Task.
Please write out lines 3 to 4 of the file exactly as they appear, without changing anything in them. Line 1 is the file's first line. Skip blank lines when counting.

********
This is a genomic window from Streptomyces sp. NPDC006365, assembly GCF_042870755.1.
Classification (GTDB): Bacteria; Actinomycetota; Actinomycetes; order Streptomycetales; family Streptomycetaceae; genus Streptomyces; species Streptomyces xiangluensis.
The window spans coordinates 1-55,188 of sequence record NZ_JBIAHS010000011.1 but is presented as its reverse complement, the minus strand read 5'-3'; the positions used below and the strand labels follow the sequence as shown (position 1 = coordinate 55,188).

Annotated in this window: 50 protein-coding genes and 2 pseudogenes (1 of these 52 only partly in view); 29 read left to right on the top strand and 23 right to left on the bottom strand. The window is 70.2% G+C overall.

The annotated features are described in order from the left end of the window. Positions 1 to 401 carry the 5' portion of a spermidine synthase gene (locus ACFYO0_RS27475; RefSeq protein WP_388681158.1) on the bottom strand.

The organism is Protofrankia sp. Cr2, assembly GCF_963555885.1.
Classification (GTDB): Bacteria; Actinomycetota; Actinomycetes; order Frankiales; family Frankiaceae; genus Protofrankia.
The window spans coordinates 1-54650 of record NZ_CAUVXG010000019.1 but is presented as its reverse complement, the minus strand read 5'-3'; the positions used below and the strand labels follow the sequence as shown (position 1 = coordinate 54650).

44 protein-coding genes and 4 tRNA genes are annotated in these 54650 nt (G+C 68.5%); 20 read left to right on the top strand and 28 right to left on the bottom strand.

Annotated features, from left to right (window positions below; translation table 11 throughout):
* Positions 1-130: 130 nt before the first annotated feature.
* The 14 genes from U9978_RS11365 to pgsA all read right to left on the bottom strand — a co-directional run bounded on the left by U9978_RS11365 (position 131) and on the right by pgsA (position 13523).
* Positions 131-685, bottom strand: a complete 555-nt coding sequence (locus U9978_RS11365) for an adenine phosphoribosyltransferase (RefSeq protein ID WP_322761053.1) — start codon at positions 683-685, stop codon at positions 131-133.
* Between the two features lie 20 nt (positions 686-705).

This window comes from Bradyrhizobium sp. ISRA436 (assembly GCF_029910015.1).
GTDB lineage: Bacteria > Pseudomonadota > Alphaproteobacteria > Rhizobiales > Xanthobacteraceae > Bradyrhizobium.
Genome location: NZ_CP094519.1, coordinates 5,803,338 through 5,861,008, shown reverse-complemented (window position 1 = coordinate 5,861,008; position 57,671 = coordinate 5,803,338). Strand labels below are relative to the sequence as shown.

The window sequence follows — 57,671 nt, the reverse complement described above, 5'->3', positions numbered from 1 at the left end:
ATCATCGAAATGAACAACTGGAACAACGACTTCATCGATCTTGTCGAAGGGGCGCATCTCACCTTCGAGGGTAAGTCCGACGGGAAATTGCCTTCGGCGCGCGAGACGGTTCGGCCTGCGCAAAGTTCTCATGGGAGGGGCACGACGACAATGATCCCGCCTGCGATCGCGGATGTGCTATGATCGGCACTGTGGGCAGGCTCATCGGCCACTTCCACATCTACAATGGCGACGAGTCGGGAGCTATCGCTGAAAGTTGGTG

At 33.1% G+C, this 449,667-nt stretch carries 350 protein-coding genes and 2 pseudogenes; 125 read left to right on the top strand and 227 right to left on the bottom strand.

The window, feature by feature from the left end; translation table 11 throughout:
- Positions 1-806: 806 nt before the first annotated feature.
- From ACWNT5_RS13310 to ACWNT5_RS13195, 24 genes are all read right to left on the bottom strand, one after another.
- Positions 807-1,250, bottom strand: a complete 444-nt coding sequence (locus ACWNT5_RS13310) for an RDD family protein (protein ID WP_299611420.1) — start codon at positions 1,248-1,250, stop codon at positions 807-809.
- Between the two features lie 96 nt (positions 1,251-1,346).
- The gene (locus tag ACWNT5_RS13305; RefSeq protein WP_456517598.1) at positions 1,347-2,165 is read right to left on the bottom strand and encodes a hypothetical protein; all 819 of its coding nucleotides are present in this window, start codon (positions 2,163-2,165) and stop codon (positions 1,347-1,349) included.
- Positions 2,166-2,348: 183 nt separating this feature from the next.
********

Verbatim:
The window spans coordinates 1-55,188 of sequence record NZ_JBIAHS010000011.1 but is presented as its reverse complement, the minus strand read 5'-3'; the positions used below and the strand labels follow the sequence as shown (position 1 = coordinate 55,188).

Annotated in this window: 50 protein-coding genes and 2 pseudogenes (1 of these 52 only partly in view); 29 read left to right on the top strand and 23 right to left on the bottom strand. The window is 70.2% G+C overall.